NAB Special Report: What makes Australia a great place to live? – 2016
In our second annual survey, we take another look at what makes this country such a special place to live.
Australia is well regarded internationally as one of the world’s most liveable places. Australians continue to think so too with 99% of us agreeing that this is a great place to live!
In our second annual survey, we take another look at what makes this country such a special place to live. Relative safety & security, general lifestyle & friendliness and access to quality healthcare continue to be valued most highly, with open spaces, climate and environment also important drawcards. Our people, an acceptance of diversity and love of sport have also become bigger drawcards, but the economy and education are contributing less.
- Our relative safety & security (36%) and general lifestyle & friendliness (35%) continue to be cited as the key factors making Australia such a great place to live. They also resonated with more Australians in 2016 than in last year’s survey (33% and 32% respectively). Access to quality healthcare was also viewed as key positive for 30% of Australians, albeit less than in 2015 (33%).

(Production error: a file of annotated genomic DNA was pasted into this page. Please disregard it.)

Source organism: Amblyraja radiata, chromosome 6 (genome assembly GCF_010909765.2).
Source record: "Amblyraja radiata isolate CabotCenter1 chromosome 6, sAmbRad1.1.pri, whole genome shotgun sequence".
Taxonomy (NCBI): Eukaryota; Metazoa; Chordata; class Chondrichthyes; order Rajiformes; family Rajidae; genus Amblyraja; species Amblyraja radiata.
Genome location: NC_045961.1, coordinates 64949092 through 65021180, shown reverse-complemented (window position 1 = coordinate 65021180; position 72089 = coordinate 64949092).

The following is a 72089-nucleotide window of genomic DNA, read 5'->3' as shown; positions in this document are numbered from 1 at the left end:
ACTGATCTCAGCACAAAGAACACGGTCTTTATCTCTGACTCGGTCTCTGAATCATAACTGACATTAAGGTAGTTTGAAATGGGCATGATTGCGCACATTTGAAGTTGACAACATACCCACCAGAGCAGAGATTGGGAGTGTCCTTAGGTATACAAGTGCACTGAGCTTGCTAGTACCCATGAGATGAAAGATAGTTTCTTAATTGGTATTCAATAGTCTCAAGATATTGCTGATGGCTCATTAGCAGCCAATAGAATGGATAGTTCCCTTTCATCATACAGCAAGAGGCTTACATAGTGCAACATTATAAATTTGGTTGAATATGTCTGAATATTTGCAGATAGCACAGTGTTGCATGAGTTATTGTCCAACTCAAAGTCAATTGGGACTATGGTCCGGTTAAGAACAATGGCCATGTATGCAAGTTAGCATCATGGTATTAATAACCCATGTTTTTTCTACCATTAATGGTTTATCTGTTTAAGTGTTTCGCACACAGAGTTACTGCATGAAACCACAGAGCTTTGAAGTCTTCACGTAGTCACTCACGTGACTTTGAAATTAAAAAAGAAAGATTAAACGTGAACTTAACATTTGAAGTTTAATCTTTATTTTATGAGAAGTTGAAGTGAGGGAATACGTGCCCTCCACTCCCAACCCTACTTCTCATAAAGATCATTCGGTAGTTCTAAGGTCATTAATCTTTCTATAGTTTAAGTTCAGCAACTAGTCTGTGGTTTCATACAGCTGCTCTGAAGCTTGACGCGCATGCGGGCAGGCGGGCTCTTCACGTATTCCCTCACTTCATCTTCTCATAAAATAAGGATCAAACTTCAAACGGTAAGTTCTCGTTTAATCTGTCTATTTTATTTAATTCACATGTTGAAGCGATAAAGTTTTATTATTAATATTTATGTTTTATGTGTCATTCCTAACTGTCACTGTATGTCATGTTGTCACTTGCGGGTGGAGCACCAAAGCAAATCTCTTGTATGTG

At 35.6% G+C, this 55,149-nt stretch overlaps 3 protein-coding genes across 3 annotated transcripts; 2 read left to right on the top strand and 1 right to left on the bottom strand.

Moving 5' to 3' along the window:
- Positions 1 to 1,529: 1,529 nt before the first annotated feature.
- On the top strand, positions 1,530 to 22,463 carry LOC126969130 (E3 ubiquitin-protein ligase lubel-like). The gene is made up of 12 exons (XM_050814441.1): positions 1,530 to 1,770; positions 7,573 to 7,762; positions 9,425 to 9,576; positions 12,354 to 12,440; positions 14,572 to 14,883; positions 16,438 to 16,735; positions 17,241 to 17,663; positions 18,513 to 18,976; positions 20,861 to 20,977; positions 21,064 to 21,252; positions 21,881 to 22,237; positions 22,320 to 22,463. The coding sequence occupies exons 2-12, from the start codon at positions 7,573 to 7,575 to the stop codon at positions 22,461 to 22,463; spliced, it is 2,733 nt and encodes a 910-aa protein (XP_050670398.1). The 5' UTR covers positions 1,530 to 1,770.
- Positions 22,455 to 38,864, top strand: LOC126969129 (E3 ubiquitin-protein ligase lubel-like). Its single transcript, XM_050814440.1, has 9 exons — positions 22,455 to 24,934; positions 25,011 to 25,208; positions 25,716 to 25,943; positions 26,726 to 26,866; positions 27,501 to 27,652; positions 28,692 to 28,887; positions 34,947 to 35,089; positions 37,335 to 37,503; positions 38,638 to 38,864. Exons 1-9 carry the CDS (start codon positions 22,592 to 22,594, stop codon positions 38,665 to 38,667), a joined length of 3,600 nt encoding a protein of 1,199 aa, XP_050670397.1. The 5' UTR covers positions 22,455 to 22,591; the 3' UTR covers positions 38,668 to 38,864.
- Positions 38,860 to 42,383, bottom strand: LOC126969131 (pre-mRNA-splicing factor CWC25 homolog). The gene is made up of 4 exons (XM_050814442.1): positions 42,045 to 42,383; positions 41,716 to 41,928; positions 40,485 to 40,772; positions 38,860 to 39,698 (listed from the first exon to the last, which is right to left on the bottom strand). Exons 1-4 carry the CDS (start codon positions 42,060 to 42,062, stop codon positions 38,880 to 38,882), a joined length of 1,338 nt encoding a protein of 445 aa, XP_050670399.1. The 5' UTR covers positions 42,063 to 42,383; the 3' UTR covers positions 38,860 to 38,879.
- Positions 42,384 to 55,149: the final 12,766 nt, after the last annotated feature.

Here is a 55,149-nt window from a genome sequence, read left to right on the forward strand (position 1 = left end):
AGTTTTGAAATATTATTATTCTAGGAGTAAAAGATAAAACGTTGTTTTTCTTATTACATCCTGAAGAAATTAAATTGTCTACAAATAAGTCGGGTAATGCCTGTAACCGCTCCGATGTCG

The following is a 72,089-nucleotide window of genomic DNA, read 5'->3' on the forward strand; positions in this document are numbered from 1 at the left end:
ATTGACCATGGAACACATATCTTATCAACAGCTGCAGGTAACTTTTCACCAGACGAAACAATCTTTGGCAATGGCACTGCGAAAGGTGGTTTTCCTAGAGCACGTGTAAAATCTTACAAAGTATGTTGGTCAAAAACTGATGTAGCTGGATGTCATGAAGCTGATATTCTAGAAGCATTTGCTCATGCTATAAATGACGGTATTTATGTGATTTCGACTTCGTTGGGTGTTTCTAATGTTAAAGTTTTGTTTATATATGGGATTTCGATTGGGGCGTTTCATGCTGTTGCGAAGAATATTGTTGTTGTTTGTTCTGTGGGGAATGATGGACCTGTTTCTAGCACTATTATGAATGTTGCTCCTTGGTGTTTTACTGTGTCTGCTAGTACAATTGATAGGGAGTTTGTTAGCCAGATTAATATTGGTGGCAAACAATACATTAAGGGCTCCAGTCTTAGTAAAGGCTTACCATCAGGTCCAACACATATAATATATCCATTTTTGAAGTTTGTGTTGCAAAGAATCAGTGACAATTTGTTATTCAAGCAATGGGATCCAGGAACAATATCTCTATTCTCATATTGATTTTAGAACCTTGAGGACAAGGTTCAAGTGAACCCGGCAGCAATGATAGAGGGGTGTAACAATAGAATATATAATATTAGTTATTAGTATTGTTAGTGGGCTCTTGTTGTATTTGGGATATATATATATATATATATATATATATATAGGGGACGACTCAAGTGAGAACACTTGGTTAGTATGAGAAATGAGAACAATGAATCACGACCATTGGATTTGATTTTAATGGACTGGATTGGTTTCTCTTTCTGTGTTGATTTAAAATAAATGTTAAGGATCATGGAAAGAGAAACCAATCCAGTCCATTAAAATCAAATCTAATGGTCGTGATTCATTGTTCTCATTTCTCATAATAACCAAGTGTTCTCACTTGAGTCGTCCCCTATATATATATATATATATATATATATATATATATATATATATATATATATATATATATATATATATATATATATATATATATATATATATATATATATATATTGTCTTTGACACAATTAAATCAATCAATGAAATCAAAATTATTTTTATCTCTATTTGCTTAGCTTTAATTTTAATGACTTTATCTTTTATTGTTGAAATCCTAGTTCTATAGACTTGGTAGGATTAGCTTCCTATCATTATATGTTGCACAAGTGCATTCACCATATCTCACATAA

- Access to open spaces, beaches and parks, climate, clean environment & unique natural wonders continued to be highly valued by around 1 in 4 Australians.
- It was however notable that a strong and stable economy (18%) contributed less to liveability in Australia in the 2016 survey (21% in 2015), which is perhaps not surprising given weaker economic growth outcomes last year. There was also a notable fall in the number of Australians (15%) citing access to quality education as a driver of liveability (19% in 2015).
- On a positive note, our people and their acceptance of diversity was recognised as a bigger drawcard by 17% of Australians (up from 13% in 2015), while the number who valued our love of sport climbed to 11% (8% in 2015).
- The national results hide some big differences between states. For example, safety & security was valued most highly in SA/NT (43%) and contributed least in WA (31%) and Victoria (31%). Climate was a much stronger drawcard in WA (29%) and Queensland (28%) than in Victoria (17%) and Tasmania (14%). People and an acceptance of diversity was most highly valued in NSW/ACT (21%), but access to quality education (17%), a love of sport (14%) and entertainment options (9%) resonated most with Victorians, while general lifestyle & friendliness was a much bigger factor for Tasmanians (54%).
For further information please refer to the attached report